Activists had called for a new name since 2011, when an article in the literary magazine This Land said Brady created an environment of racism that led to the 1921 riot that decimated a thriving district that historians have called Black Wall Street and left an estimated 300 black residents dead.
Those who wanted to leave the name alone include some of the Brady district’s business owners. They argued that a name change could lead to a revisionist look at other notable residents who have parks, buildings and streets named after them.
“Brady Street should be an example to the world of what reconciliation should look like,” Ewing said.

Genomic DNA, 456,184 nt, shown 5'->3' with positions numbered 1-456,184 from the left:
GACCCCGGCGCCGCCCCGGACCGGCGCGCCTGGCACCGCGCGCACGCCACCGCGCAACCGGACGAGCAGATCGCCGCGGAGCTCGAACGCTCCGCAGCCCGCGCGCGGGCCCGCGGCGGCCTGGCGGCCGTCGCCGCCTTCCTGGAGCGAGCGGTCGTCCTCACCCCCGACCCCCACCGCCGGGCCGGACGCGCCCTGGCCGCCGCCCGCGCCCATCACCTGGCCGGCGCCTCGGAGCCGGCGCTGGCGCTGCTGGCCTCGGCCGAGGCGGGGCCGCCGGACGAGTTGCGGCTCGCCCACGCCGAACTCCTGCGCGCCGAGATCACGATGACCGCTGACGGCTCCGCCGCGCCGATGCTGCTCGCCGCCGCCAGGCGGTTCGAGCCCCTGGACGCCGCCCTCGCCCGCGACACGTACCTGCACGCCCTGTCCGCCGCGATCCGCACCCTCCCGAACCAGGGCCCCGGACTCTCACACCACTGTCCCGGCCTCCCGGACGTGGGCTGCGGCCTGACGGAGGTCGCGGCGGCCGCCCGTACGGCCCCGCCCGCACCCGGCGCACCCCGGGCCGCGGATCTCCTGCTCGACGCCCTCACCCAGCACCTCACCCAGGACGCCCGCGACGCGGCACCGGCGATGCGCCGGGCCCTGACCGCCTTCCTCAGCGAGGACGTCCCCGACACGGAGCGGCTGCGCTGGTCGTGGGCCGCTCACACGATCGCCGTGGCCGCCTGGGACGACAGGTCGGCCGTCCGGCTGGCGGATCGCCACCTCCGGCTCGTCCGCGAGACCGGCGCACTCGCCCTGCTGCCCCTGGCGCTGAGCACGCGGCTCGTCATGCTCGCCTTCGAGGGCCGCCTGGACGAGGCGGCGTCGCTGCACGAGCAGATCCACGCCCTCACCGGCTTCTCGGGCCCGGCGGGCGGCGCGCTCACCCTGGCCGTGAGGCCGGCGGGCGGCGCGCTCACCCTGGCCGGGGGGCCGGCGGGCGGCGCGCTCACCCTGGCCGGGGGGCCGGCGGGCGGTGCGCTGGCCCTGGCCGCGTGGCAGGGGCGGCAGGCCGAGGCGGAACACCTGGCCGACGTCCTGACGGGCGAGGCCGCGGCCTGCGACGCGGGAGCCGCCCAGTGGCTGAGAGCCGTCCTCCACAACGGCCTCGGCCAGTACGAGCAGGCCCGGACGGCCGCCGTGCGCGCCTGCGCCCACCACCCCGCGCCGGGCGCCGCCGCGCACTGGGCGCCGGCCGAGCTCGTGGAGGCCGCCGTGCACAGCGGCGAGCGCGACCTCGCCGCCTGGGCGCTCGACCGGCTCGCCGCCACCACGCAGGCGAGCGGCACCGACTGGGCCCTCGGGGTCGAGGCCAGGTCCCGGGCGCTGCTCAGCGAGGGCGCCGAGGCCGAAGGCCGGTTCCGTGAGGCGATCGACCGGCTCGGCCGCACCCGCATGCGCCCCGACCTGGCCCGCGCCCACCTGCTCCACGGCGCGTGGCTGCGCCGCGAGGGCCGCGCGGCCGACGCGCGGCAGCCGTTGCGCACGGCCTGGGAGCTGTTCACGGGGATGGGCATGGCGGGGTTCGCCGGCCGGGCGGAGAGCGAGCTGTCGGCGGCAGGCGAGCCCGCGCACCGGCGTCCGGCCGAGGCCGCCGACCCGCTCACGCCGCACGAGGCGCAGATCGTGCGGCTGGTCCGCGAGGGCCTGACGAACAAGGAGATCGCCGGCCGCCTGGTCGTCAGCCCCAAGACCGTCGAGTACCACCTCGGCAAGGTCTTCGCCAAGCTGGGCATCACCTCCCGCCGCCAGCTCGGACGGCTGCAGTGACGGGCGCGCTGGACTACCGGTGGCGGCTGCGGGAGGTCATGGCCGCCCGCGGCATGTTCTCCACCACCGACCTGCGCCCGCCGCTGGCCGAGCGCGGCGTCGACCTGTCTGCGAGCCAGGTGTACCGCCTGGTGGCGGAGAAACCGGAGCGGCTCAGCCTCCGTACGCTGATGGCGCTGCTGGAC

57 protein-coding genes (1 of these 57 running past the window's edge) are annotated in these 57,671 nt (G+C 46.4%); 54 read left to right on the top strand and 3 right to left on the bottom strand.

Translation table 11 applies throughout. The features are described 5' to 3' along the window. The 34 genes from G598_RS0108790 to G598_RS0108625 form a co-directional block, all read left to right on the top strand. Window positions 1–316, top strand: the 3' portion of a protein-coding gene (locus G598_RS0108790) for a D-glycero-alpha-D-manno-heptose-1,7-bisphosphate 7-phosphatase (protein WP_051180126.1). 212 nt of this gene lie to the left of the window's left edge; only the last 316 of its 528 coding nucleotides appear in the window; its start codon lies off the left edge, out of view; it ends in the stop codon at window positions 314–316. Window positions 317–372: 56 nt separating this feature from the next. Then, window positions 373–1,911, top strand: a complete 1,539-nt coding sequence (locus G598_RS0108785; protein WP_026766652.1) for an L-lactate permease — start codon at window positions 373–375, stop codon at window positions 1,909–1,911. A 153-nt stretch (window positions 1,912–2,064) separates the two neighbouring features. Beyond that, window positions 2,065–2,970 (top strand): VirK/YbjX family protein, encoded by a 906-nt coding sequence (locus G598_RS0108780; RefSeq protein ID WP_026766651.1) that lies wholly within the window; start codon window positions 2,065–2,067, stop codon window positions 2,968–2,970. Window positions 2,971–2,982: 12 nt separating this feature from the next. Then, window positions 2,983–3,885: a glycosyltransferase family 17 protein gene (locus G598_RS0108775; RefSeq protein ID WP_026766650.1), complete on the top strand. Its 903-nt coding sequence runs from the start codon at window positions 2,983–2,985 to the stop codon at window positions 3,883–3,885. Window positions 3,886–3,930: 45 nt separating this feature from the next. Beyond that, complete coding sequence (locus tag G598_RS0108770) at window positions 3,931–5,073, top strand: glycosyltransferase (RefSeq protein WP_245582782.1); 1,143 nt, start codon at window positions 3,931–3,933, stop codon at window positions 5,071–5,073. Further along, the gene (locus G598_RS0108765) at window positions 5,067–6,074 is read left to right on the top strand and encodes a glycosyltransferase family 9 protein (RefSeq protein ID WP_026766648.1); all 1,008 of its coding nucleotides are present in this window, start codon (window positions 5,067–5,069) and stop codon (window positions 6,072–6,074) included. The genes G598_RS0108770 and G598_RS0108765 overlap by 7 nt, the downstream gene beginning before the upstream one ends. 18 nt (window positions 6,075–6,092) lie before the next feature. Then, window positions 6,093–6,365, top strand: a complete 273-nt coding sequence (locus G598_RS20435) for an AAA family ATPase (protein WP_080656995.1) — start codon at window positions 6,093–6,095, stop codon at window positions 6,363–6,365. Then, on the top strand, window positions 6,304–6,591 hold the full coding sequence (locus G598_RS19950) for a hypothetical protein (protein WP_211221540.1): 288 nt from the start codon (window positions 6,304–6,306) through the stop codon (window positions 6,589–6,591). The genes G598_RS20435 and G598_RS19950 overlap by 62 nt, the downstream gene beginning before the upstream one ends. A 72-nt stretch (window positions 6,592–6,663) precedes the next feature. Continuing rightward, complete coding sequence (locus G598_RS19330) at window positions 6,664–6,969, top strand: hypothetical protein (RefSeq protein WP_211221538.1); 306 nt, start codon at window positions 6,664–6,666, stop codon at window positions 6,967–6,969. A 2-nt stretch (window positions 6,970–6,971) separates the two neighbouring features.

But not everyone agreed that the compromise change solved the problem. Several residents at the City Council meeting said the change seemed superficial to them.
“Take the Brady name down, period, and bury it with Tate Brady. That’s where it belongs, ” James Johnson told KOTV.
Ewing said changing the street’s name to honor Mathew Brady, a native of New York, will pay homage to an artist in a district that promotes the arts.
“I don’t know that this is perfect, but it’s better than staying what it is,” he said. “This was our effort at compromise.”